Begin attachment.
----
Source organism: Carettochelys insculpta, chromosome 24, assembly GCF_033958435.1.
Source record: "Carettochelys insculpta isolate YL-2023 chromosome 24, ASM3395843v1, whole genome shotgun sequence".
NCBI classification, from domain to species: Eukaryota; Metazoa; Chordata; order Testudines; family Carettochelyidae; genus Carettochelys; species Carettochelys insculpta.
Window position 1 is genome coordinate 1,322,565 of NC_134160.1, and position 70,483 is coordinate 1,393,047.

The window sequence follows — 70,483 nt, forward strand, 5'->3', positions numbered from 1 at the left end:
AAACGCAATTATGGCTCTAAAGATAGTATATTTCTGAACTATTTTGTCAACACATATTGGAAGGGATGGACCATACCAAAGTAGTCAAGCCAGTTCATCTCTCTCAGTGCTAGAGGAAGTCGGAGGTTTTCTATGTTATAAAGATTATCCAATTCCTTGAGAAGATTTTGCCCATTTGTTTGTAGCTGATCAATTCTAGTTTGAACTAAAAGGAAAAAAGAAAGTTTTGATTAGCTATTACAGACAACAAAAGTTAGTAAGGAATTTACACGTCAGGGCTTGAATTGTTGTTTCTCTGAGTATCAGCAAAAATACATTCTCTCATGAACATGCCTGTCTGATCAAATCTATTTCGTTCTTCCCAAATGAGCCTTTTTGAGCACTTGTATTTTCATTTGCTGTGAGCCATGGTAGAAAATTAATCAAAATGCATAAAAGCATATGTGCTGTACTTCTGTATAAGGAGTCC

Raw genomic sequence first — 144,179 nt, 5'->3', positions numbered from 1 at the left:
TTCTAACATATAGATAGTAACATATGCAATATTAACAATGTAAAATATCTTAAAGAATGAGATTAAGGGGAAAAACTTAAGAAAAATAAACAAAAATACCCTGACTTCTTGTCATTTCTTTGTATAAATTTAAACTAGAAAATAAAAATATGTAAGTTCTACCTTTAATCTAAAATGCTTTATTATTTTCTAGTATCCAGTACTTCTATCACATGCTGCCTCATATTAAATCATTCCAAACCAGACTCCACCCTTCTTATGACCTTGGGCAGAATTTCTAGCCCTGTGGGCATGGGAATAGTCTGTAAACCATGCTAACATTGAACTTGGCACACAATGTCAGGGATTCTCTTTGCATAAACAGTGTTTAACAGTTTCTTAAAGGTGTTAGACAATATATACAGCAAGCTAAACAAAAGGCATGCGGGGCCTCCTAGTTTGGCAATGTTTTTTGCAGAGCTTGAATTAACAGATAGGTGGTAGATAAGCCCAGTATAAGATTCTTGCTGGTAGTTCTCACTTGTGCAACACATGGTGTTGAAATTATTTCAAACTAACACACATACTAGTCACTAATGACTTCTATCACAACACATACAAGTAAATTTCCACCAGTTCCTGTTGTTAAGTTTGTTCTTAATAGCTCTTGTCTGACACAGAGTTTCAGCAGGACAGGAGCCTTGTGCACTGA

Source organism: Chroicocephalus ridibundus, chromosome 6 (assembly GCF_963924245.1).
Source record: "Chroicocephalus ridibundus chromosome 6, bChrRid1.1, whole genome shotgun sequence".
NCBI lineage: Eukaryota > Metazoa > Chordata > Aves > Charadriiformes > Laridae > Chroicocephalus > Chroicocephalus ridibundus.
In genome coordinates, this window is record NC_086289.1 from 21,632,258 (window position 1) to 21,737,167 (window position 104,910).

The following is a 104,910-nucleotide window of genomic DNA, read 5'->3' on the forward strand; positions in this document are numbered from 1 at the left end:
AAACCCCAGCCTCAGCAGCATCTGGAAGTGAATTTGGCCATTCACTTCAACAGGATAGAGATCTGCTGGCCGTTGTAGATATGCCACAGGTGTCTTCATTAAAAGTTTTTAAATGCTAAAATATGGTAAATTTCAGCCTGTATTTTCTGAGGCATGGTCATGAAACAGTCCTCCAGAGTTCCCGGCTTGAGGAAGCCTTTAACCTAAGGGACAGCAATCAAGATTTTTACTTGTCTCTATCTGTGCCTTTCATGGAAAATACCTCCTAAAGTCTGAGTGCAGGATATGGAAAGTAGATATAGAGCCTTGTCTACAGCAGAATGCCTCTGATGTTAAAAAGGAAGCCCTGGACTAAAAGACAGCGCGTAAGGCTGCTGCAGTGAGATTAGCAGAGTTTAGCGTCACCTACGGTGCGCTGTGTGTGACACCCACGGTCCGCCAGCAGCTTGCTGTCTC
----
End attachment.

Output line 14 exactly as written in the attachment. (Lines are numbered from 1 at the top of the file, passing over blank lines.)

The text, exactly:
AAACCCCAGCCTCAGCAGCATCTGGAAGTGAATTTGGCCATTCACTTCAACAGGATAGAGATCTGCTGGCCGTTGTAGATATGCCACAGGTGTCTTCATTAAAAGTTTTTAAATGCTAAAATATGGTAAATTTCAGCCTGTATTTTCTGAGGCATGGTCATGAAACAGTCCTCCAGAGTTCCCGGCTTGAGGAAGCCTTTAACCTAAGGGACAGCAATCAAGATTTTTACTTGTCTCTATCTGTGCCTTTCATGGAAAATACCTCCTAAAGTCTGAGTGCAGGATATGGAAAGTAGATATAGAGCCTTGTCTACAGCAGAATGCCTCTGATGTTAAAAAGGAAGCCCTGGACTAAAAGACAGCGCGTAAGGCTGCTGCAGTGAGATTAGCAGAGTTTAGCGTCACCTACGGTGCGCTGTGTGTGACACCCACGGTCCGCCAGCAGCTTGCTGTCTC